A brief respite when Goerne recited lines from Blaise Pascal, which Eisler set with minimal coloration to the Brecht Fünf Elegien, refined miniatures about daily life in Los Angeles, where everything seems normal. Three more songs of poisoned "normacly"- Ostersonntag, Automne californien and In die Frühe before a return to the grim reality of Der Sohn I and Die Heimkehr. Then again Brecht and Eisler overturn Romantic nostalgia. "Vor mir kommen die Bomber, Tödlicher Schwärme" and a horrific parody of a Homecoming hero. The songs in the Hollywood Liederbuch can be presented in any order, but Goerne arranged them here in a pattern which suggests deceptively light andantes cut short by brutal scherzi.

Mahler's Das Lied von der Erde progresses from frenzied denial to transfigured acceptance, expressed through a series of very distinctive songs. In this performance, context came from the songs that had come before, widening the panorama. Bethge's texts evoke China a thousand years past. Once again, many face what Brecht and Eisler went through. Hearing the Abschied in this context is uncomfortable, yet also uplifting, for it reminds us that the grass will grow again. Hearing the Abschied for piano also makes us focus on the structure of the song, and the way it, too, develops in a series of distinct stages, like a miniature song cycle, like Das Lied von der Erde itself, "wunderlich im Spiegelbilde".

The orchestral Das Lied von der Erde predicates on the tension between tenor and alto/mezzo, a typical Mahler contrast between unhappy man and redeeming female deity, but as a stand alone, the Abschied lends itself perfectly well to other voice types. Goerne thus resurrects the Abschied for baritones, connecting the songs of passage, whether they be passages through death or domicile. The message remains the same. The darker hues in Goerne's voice suggest strength and solidity, values which emphasize the earthiness of the imagery in the text. He sings gravitas yet the high notes are reached with grace and ease. At the moment he's singing particularly well, better even than when he recorded Eisler's Ernste Gesänge in 2013, also with songs from the Hollywood Songbook. Marcus Hinterhäuser's playing was exquisite, so elegant that he made the piano sound like pipa or erhu, revealing the refined, chamber music intimacy in the song that the orchestral versions don't often access. Although the piano/voice recording with Brigtte Fassbaender, Thomas Moser and Cyprien Katsaris has been around for years, there's no comparison whatsoever. At times I thought Hinterhäuser might be playing a new, cleaner edition of the score, since his playing was infinitely more beautiful and expressive. I suspect he's just a much better pianist, and he and Goerne have worked together a lot in recent years. As Hinterhäuser played the long non-vocal interludes, Goerne was visibly following the score, listening avidly. That's how good Lieder partnerships are made. As Goerne sang the last "Ewig....ewig...." I couldn't bear for the music to end.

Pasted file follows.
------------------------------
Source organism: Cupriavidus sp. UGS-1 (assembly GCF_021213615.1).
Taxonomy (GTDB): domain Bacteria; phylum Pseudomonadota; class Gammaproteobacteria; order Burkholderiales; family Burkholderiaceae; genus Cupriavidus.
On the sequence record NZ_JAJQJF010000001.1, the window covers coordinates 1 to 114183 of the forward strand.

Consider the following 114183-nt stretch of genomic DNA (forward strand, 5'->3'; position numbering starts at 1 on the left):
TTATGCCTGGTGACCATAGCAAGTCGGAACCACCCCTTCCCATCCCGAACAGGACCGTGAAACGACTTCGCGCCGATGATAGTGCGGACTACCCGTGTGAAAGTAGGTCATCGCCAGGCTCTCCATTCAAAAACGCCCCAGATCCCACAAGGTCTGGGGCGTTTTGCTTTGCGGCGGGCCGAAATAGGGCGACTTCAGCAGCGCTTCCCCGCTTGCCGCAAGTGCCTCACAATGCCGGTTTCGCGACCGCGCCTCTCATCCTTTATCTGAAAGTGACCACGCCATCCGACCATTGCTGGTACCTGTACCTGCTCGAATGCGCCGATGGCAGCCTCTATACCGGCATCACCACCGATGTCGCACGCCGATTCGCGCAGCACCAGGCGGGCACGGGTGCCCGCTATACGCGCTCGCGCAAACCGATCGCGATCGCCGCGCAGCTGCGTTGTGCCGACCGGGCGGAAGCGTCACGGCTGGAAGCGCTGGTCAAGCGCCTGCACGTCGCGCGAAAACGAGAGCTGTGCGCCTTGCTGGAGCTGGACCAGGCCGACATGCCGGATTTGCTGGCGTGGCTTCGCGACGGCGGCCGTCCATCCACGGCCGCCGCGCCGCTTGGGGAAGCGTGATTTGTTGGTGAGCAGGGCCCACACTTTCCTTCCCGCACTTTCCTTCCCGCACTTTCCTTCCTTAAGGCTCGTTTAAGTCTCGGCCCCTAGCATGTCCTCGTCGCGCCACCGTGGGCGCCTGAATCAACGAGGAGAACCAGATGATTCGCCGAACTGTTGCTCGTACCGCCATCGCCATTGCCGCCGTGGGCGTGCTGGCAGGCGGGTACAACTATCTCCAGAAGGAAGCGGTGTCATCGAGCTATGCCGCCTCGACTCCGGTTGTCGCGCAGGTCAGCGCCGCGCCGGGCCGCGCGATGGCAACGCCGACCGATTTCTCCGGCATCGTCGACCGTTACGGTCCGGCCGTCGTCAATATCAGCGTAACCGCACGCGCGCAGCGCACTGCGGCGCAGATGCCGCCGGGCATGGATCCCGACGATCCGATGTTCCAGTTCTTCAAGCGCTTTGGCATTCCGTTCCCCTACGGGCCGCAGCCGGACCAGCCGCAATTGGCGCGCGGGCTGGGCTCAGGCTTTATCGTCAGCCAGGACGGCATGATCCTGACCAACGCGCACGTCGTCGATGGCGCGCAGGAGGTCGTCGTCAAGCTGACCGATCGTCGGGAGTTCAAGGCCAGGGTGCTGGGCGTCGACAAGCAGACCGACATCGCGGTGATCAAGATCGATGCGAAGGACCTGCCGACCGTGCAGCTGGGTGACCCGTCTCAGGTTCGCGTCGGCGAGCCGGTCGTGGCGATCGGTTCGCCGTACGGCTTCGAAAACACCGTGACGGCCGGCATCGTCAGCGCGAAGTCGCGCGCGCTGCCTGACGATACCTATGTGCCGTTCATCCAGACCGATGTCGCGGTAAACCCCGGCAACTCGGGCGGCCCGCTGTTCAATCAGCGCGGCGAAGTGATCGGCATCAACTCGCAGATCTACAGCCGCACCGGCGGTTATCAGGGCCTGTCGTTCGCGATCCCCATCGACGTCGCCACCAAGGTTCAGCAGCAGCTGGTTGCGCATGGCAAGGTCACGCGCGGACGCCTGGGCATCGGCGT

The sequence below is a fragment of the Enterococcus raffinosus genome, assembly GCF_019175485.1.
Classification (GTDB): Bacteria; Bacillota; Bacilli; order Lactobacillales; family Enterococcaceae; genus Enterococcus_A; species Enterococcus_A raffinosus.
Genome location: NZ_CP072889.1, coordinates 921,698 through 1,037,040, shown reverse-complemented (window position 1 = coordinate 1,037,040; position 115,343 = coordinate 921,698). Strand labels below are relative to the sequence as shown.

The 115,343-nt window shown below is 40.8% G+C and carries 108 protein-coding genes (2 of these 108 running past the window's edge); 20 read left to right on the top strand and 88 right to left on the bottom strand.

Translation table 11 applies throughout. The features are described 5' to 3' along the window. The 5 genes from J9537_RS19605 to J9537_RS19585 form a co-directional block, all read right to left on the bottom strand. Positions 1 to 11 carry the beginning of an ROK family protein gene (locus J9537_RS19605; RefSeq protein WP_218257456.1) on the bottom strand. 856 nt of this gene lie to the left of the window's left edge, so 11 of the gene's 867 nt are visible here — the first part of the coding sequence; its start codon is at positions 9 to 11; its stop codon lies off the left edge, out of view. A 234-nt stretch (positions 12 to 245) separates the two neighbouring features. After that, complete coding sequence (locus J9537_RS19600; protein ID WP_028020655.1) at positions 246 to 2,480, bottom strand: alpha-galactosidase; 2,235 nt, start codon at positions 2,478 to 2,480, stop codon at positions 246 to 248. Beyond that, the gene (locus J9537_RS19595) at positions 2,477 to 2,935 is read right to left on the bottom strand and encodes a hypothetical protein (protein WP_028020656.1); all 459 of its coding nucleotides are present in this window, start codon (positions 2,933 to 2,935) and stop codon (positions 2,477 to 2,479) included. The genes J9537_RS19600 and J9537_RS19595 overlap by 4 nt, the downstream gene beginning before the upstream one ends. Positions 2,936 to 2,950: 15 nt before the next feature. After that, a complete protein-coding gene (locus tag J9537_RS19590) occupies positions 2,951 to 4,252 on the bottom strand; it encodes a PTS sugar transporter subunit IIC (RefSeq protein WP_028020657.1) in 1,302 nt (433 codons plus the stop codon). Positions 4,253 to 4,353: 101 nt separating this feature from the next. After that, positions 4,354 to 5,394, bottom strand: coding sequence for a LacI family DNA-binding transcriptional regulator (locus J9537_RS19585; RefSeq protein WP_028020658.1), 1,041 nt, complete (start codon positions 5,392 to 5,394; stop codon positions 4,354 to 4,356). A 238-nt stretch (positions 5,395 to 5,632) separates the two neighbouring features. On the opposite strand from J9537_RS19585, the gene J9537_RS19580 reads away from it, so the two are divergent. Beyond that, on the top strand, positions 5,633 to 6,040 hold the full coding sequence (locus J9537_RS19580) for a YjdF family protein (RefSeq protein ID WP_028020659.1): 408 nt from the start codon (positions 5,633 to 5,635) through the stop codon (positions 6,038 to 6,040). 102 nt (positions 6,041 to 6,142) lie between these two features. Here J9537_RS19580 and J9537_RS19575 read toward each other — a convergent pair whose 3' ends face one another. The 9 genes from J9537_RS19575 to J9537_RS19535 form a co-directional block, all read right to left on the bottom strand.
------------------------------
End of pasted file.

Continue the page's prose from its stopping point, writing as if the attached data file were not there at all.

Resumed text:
Anne Ozorio

product_title= Gustav Mahler Wunderhorn Songs and Das Anschied from Das ied von der Erde, Hanns Eisler : Songs from the Hollywood Liederbook :. Matthias Goerne, Marcus Hinterhäuser, Wigmore Hall London, 24th February 2017
product_by=A review by Anne Ozorio
product_id= Matthias Goerne, photo: Michael Kocyan

Posted by iconoclast at 9:51 AM

Oxford Lieder Festival 2017: Gustav Mahler and fin-de-siècle Vienna

Mahler’s choices of texts, wider artistic influences from literature to art to nature and folk music, his Jewish background in a conservative Catholic city, his encounter with Freud, his encouragement of other composers, and more, will all be explored over the fortnight.

Mahler’s Vienna will also be placed in a wider context, with tradition represented in the songs of Schubert and Beethoven; an exploration of Brahms’ glorious melodic gifts; an in-depth look at Richard Strauss; and music by Hugo Wolf, Alexander Zemlinsky, Erich Korngold, Joseph Marx and others.